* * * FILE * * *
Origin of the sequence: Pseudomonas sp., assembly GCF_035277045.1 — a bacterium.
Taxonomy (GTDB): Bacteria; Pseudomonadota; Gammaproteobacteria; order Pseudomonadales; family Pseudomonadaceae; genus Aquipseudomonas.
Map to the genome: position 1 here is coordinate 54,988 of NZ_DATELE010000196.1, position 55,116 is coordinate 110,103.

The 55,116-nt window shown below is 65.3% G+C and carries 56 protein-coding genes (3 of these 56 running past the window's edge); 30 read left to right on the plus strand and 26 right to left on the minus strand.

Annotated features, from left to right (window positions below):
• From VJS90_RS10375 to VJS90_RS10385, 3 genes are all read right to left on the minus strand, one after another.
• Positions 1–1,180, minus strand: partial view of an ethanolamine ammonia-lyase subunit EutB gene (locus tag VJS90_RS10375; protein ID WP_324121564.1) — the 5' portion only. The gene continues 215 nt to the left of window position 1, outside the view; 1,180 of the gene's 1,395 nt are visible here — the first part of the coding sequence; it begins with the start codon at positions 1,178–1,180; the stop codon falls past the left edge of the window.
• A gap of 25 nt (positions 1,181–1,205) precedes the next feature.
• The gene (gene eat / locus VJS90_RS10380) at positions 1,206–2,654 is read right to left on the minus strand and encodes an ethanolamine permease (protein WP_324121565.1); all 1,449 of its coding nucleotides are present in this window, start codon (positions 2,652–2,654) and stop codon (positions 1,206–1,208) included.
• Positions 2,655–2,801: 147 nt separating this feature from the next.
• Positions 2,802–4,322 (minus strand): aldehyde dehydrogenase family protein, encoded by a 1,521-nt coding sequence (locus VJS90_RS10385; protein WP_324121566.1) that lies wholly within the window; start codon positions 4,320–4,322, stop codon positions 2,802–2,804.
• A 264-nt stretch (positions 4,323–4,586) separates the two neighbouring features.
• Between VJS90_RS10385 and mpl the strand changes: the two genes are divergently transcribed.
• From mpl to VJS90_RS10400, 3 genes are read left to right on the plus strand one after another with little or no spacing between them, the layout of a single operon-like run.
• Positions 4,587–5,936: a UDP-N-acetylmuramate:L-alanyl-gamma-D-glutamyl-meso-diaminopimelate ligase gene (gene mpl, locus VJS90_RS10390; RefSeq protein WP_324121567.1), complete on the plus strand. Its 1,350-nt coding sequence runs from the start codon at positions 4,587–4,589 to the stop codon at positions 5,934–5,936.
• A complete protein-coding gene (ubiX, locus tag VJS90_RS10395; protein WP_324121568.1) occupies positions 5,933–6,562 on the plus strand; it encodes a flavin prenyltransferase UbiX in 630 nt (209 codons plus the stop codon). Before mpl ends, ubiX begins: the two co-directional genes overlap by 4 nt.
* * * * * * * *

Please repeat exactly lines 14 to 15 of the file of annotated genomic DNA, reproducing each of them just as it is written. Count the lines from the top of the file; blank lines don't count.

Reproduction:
• From mpl to VJS90_RS10400, 3 genes are read left to right on the plus strand one after another with little or no spacing between them, the layout of a single operon-like run.
• Positions 4,587–5,936: a UDP-N-acetylmuramate:L-alanyl-gamma-D-glutamyl-meso-diaminopimelate ligase gene (gene mpl, locus VJS90_RS10390; RefSeq protein WP_324121567.1), complete on the plus strand. Its 1,350-nt coding sequence runs from the start codon at positions 4,587–4,589 to the stop codon at positions 5,934–5,936.